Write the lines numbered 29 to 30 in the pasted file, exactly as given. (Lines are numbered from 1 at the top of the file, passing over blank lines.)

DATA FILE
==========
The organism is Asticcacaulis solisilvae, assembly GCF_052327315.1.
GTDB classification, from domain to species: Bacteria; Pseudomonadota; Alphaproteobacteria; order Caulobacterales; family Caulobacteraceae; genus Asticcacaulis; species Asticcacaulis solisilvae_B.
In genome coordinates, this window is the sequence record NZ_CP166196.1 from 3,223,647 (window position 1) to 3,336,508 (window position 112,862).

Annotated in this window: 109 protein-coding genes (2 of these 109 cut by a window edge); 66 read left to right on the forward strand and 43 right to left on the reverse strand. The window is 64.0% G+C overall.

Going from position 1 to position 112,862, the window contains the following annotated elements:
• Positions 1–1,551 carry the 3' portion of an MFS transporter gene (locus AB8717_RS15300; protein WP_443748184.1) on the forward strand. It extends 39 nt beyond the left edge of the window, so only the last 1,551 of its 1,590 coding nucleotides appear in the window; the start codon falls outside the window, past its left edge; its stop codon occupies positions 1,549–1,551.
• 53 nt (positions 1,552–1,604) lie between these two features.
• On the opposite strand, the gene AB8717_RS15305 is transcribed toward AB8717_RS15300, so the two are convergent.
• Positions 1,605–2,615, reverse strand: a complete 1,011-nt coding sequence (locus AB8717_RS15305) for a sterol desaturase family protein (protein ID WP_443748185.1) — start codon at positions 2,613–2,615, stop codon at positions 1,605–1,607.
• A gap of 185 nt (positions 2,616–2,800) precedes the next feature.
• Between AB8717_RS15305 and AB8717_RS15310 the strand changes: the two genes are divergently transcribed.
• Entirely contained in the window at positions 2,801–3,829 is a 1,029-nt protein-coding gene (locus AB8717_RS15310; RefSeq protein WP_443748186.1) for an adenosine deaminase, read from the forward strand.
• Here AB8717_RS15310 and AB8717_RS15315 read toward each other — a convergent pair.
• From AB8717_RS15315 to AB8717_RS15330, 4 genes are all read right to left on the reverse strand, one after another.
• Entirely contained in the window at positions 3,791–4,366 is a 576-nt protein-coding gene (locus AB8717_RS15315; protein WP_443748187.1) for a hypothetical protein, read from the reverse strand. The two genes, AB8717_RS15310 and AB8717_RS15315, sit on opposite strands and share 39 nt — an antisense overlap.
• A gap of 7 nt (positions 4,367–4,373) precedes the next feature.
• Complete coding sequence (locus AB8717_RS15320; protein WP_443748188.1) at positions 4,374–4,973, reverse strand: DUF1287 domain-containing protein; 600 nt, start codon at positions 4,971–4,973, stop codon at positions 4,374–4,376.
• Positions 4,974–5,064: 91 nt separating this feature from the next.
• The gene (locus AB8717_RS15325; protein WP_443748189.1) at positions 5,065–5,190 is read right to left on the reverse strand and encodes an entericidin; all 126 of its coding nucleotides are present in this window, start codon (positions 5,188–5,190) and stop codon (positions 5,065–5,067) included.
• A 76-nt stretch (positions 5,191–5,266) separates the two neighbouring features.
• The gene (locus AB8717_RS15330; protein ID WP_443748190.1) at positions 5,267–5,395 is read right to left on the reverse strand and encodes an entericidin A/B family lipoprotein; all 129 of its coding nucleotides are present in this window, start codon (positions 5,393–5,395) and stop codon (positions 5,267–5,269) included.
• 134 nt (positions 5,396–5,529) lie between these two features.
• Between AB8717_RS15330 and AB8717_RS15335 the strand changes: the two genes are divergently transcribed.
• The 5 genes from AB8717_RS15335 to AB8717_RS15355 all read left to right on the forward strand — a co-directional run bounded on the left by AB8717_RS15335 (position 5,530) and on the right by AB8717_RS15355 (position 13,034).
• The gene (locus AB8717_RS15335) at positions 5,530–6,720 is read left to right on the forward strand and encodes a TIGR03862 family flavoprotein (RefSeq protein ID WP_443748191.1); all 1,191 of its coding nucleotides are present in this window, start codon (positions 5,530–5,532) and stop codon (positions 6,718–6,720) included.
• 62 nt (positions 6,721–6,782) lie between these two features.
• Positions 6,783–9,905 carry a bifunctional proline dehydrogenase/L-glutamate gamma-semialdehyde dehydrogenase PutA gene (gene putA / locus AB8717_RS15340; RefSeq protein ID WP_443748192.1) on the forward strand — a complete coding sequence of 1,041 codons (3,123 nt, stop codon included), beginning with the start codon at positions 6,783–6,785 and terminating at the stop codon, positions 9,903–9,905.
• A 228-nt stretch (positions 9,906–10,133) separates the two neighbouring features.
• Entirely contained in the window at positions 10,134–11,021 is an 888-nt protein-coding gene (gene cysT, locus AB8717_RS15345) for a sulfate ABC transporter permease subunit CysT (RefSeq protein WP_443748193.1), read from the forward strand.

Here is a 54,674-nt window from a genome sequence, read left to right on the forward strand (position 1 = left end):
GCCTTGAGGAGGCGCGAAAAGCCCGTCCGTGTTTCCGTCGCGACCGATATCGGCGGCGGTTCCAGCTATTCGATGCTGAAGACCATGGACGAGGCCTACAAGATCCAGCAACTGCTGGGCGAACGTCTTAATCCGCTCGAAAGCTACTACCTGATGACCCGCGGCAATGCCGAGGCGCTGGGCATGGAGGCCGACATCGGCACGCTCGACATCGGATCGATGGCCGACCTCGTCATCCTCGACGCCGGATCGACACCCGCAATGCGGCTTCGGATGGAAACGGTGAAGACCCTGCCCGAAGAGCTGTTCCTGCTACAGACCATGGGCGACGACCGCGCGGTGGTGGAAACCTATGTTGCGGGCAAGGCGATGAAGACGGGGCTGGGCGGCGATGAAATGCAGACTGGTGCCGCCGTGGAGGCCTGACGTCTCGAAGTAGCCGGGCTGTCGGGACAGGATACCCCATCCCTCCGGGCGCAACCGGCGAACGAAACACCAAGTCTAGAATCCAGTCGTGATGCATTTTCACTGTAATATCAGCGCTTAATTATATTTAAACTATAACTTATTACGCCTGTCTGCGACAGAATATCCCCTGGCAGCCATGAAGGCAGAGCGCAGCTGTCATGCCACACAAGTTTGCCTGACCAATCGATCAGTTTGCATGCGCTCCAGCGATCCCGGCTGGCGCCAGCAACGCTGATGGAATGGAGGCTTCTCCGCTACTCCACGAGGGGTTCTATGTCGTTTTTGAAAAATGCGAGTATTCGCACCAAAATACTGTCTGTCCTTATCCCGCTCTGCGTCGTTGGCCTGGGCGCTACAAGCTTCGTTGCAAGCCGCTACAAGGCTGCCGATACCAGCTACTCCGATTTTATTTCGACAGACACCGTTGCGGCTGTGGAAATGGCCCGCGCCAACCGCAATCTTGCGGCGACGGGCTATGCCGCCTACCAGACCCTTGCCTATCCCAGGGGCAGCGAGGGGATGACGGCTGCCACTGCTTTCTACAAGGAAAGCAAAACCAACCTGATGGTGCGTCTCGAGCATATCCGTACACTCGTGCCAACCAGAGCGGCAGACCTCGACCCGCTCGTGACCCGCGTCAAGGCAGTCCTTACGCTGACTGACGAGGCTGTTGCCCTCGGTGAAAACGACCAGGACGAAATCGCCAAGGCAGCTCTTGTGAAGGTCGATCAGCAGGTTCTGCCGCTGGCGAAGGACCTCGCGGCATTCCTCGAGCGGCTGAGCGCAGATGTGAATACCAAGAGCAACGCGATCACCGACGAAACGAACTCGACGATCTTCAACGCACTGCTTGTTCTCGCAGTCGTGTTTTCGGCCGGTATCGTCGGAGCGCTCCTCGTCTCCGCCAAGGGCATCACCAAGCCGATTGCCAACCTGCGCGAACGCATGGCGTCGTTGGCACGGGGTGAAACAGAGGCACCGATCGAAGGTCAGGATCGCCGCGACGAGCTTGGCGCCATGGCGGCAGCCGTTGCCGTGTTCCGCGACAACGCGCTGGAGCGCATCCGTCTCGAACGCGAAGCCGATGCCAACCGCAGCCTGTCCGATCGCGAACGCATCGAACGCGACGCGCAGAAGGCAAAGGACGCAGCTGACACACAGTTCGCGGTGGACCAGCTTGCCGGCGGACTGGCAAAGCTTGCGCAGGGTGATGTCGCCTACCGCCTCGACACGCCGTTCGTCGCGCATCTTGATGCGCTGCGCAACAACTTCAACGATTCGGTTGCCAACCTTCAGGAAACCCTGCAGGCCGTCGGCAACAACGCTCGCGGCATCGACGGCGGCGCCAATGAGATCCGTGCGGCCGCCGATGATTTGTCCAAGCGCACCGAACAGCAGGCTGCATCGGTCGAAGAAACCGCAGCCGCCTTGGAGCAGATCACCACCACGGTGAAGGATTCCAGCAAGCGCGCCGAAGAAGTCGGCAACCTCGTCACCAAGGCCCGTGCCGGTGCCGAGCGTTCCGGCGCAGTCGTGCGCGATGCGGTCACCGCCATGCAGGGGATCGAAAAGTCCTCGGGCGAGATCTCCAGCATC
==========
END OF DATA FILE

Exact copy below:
• Entirely contained in the window at positions 10,134–11,021 is an 888-nt protein-coding gene (gene cysT, locus AB8717_RS15345) for a sulfate ABC transporter permease subunit CysT (RefSeq protein WP_443748193.1), read from the forward strand.

Here is a 54,674-nt window from a genome sequence, read left to right on the forward strand (position 1 = left end):